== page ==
'The Algebraist' takes place in the same universe as other Banks SF novels, but is a fully stand-alone novel. It is the story of Fassin Taak, a Seer (basically, an alien anthropologist), who in his research, unwittingly comes across a clue that seems to indicate that ages-old legends may have some truth to them after all: the seemingly frivolous but enigmatic Dwellers, a widespread alien race who live in gas giants, may have access to a secret network of wormholes - which are the key to interstellar travel.
The empire that humans belong to, the Mercatoria, would literally kill for this secret, as their own network was decimated by the past AI Wars. Others would kill as well.. including an invasion fleet headed by a sadistic maniac.
Fassin is co-opted by the military/government to further investigate - but not only he may be heading into danger, but his entire planetary system.

At some points toward the beginning of the book, there were some slow-moving parts, and some points at which the shifts in time frame and point of view became slightly confusing - but toward the latter part, all of the threads were pulled together for an emotional, satisfying ending...
114 reviews12 followers
April 14, 2013
Just when I was struggling with Iain M.Banks and the Culture series, after reading "Consider Phlebas" and "Use of Weapons", I read "The Algebraist". It gripped me from beginning to end and cemented my opinion that Iain M. Banks is an original sci-fi writer in the pantheon of Arthur C. Clarke, Isaac Asimov, and Orson Scott Card. However, unlike the first two, he not only has good ideas he can actually write!

"The Algebraist" is told from the (third-person) perspective of a member of the Quick races who study the Slow ones (who have lived for billions of years), in this case the gas-giant natives. The study turns up some interesting clues to the existence of a network of wormholes which might transform transportation in the universe. Not surprisingly this leads to intrigue, war, death, double-crossing, espionage and lots of other juicy stuff. There are several twists along the way which keep you off-balance enough to want to to keep reading in one sitting.
Profile Image for Gavin.
56 reviews18 followers
December 23, 2010
This is the reason I read science fiction. Banks creates multi-level space opera in a universe filled with humans and aliens. He has put a huge amount of creative imagination and must have had tremendous fun bringing this universe to life.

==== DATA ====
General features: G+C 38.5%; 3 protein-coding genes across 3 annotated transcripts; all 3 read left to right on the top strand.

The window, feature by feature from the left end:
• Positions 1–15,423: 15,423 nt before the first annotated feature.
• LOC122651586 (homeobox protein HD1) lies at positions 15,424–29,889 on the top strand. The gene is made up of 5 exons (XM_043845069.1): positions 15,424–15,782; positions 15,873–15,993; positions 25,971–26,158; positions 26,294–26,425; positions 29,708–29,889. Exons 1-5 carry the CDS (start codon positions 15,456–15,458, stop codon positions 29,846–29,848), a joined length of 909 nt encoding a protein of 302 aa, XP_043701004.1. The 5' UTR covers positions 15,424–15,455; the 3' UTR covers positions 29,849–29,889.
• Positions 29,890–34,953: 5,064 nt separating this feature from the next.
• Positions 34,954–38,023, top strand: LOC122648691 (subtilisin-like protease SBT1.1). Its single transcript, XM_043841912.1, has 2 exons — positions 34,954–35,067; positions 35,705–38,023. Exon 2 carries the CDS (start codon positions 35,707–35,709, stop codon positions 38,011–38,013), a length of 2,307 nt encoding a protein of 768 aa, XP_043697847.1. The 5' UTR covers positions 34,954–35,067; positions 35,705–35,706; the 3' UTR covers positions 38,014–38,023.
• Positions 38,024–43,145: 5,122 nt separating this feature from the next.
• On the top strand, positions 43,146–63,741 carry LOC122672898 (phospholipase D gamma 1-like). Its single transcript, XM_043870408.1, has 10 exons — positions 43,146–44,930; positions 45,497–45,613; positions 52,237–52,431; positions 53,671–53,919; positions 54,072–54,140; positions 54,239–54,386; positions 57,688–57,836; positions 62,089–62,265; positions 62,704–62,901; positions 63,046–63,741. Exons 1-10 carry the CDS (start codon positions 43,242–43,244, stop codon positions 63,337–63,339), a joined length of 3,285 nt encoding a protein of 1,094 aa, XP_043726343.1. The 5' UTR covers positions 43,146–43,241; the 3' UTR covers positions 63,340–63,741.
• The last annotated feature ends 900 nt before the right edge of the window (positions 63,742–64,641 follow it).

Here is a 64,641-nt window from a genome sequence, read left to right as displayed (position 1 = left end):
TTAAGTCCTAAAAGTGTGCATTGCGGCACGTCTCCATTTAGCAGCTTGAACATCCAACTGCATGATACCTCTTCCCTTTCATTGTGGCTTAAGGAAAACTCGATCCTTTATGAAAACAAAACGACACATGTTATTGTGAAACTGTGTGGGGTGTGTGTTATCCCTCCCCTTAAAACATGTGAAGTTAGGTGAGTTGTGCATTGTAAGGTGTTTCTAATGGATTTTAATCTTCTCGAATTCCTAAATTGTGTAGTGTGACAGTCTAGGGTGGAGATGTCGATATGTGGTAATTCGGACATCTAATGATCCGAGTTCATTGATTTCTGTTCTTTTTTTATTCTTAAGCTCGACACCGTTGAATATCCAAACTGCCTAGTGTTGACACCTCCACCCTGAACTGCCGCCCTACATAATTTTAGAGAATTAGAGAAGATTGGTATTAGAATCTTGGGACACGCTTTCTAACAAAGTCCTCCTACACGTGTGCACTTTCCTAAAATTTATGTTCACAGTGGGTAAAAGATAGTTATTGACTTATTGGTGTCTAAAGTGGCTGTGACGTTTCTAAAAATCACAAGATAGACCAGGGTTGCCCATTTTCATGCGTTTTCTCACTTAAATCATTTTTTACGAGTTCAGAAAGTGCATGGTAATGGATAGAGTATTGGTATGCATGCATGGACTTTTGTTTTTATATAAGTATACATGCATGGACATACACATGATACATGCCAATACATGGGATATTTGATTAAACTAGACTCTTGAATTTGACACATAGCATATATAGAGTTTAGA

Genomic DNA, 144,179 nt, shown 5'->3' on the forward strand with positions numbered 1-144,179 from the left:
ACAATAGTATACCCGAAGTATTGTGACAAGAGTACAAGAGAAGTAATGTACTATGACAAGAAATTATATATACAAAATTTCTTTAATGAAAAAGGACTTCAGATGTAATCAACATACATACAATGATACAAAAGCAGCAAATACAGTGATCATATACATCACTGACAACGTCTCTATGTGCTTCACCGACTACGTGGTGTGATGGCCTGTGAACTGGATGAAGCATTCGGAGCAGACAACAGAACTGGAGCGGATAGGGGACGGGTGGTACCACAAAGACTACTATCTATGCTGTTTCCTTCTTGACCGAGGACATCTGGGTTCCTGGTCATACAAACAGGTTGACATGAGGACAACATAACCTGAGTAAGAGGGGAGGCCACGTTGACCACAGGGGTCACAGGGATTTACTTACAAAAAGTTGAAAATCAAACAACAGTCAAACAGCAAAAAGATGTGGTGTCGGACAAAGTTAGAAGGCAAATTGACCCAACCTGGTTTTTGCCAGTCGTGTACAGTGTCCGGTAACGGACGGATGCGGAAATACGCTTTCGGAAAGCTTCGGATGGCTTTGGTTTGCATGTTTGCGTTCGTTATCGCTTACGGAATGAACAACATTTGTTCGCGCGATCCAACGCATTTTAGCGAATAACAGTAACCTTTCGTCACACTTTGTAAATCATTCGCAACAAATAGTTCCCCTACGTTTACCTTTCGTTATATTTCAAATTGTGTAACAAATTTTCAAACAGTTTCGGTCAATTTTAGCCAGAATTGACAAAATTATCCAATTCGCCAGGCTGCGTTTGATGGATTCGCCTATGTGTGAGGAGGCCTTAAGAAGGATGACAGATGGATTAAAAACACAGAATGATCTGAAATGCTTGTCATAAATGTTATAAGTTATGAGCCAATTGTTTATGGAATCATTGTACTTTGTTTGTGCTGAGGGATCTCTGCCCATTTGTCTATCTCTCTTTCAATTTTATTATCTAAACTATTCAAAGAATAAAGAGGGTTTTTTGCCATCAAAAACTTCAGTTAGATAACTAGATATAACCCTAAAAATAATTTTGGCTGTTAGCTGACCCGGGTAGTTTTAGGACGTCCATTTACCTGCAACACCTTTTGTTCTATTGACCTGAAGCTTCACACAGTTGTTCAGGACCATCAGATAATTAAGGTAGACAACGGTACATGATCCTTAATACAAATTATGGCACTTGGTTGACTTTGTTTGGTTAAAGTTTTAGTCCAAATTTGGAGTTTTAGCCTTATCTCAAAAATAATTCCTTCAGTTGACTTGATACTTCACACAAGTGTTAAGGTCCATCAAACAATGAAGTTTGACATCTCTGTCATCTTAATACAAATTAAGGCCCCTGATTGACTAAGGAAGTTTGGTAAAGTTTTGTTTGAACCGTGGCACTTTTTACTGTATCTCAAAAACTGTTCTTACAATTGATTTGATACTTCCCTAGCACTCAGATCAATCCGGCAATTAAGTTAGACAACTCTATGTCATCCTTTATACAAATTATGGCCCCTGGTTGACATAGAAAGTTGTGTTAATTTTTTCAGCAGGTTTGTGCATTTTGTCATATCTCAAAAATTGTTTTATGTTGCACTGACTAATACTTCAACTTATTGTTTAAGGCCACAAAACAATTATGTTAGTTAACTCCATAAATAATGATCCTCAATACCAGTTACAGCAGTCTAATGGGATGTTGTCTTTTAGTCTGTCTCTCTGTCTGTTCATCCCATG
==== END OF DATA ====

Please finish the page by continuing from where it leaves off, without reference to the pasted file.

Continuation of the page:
Profile Image for Alfonso Junquera perez.
262 reviews7 followers
October 5, 2021
No es la mejor novela de Banks desde luego, hay personajes que parecen sacados de una novela pulp (ese villano de dientes de diamante...) y otros con motivaciones demasiado unidimensionales, pero a pesar de ello la novela desborda imaginación a raudales, escenarios apabullantes, batallas espaciales epicas y personajes con carisma.
Profile Image for Rob .
587 reviews24 followers
January 5, 2010
This is a new genre for me. My first (so far as I can recall) "Space Opera," and I was beginning to think the fat alien would never sing...
Uneven reactions to an uneven book. In the book's favor, the writing is intelligent and challenging, and Banks' imagination is absolutely stunning. That alone is enough to make the book worth reading. However, there was plenty here that was off-putting. The tone of the book is uneven, and one wonders whether Banks can't decide to be Asimov or Douglas Adams. Some of the plot lines are undeveloped or completely extraneous (Tom Clancy has this same problem, devoting oceans of text to events that have little or no impact on the central plot). Same with some of the more interesting characters (the central villain, Luseferous, enters as one of the most interesting and disturbing characters I've run into; then disappears for most of the book, only to return in virtually cartoon form...a plot device with diamond teeth). Also problematic is Banks' generous use of profanity (apparently the most prolific weapon 2000 years from now will be the F-bomb) that serves no purpose. At times Banks almost sounds like an adolescent who has just learned some curse words and now uses them like commas. I'm no prude about language, but it detracted from the story.